SAN FRANCISCO (CNN) - La gente discute de manera excelente.But an IBM project shows that computers are also becoming quite good in it.
On Monday, Harish Natarajan, a great finalist in the 2016 World Debate Championship faced the Project Debater of IBM, a computer promoted by the company as the first artificial intelligence system created to discuss significantly with humans.Natarajan won, but the computer demonstrated an ability to present increasingly complex arguments by artificial intelligence.
Project Debater, who has been in process since 2012, is designed to present his own coherent and convincing speeches, while taking the arguments of a human opponent and creates his own refutation.Even formulates your own closing argument.
To generate their arguments and refutations, Project Debater uses articles of newspapers and magazines of its own database, and also takes into account the nuances of the human opponent's arguments.It is not connected to the Internet and cannot take arguments of sites like Wikipedia.
The debate on Monday, organized by the non -profit company organized by the Intelligence Squared Us debate, was held in front of an audience in the Yerba Buena Center for the Arts of San Francisco.The issue of debate, if the preschool school had to receive subsidies or not, was not revealed to the artificial intelligence system or Natarajan until 15 minutes before they took the stage.Project Debater argued in favor of subsidies.Un aeropuerto estrenará como valet parking a un robotPublicidad
The debate followed the traditional structure: each part presented a four -minute opening speech, followed by a four -minute refutation to the other arguments.Finally they presented a closure of two minutes each.The audience voted on the one hand at the beginning of the debate and again at the end.
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"Greetings, Harish," Project Debater began, speaking with a generally monotonous, female voice.AI argued, among other things, that subsidized preschool can help break the poverty cycle.He spoke in complete sentences and was based on a series of studies (including those of the EU disease control centers).
Natarajan followed him, arguing against the resolution, saying that subsidies would consume resources that middle -class families could use for other things.He also argued that subsidizing preschool does not imply that all children can attend.
"There will still be individuals who will be left due to market realities," he said.
The refutation segment of the debate was where some of the great differences between the human being and the computer (beyond the appearance and vocal abilities) were exposed.Natarajan addressed specific parts of Project Debater's arguments and rejected them, such as saying that it is not realistic to expect a government to have a budget without restrictions for assistance programs.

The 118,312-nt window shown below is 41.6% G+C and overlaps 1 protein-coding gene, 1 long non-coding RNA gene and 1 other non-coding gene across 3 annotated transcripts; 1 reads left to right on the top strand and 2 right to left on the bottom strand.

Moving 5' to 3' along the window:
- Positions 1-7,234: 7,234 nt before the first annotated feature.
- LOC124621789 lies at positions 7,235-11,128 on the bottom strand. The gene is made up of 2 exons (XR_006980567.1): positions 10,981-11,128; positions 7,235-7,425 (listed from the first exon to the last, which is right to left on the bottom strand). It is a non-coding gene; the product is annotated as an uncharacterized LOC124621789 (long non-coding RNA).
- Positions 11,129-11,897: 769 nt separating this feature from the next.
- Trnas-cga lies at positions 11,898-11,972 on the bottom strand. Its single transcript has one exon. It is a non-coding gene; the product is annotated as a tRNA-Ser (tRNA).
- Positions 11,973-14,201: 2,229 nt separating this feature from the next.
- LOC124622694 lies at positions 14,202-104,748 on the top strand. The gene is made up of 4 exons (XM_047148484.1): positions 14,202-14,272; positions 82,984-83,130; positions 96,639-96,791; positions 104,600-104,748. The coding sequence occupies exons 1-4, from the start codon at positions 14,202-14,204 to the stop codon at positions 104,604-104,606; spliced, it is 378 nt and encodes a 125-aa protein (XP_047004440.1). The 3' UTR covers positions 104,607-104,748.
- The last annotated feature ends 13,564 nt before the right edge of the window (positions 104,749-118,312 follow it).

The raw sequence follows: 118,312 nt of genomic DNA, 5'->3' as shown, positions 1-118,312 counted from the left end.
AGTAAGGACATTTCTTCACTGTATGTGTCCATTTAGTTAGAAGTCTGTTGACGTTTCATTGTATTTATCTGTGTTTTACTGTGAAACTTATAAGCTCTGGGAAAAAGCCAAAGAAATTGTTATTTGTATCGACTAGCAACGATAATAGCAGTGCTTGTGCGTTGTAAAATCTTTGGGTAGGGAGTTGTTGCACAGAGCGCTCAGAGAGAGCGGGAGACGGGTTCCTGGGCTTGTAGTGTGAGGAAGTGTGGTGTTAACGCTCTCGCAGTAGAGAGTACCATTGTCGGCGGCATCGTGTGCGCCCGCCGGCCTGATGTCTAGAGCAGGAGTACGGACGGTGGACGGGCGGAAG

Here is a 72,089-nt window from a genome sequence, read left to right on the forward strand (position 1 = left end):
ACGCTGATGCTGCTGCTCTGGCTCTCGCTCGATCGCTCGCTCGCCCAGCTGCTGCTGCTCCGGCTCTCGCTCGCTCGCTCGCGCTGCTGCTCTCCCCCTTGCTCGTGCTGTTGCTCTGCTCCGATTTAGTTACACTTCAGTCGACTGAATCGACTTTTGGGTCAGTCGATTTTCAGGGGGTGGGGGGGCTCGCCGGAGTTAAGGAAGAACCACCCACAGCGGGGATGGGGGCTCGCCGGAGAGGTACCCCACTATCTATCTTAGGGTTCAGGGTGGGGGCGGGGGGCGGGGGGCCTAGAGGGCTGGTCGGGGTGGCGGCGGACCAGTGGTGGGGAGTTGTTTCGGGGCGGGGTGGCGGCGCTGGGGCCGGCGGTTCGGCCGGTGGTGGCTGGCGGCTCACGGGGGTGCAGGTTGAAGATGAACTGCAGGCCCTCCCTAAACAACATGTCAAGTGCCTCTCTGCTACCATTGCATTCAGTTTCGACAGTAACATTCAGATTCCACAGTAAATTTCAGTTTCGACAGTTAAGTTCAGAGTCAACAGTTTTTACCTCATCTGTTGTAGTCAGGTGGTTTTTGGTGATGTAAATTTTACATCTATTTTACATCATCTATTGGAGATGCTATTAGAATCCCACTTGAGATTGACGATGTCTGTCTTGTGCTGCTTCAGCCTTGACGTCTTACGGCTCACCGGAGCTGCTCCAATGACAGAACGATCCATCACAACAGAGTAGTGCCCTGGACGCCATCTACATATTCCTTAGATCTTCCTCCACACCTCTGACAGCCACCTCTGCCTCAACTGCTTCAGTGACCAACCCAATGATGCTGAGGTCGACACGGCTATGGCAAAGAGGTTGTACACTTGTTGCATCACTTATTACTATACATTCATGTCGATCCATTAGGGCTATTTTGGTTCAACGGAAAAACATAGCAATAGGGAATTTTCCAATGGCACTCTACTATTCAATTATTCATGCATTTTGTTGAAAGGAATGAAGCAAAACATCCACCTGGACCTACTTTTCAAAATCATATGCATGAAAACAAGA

Project Debater's refutation, although expressed with eloquence, seemed more like a continuation of his initial argument than a true refutation of Natarajan's points.He kept his best arguments against his closing statement.Although out of order, all the elements of a debate seemed to be present.
While waiting for the final vote, Natarajan said it had been interesting that Project Debater could contextualize the information and obtain research details."It could be incredibly powerful" combine their abilities with those of a human.Prior to the debate, 79% of the audience approved that preschool was subsidiary and 13% disagree.In the end, 62% of those present were in favor and 30% disagree.Because this style of debate is scored on the side that wins more percentage points, Natarajan took the victory.
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Project Debater shows how artificial intelligence systems have become increasingly flexible in recent years.The artificial intelligence that we are used to seeing, as digital attendees integrated in smart speakers, can only be used very limitedly, such as answering specific questions.But the IBM system shows how technology can also be used to explore problems that do not necessarily have a single answer.This could help people find new ways of working with computers and use AI to help us find more solutions to problems.
"It is really pushing the limits of the types of artificial intelligence systems that are more interactive with us and that can understand us better," said Darío Gil, director of IBM Research to First Move from CNN on Monday.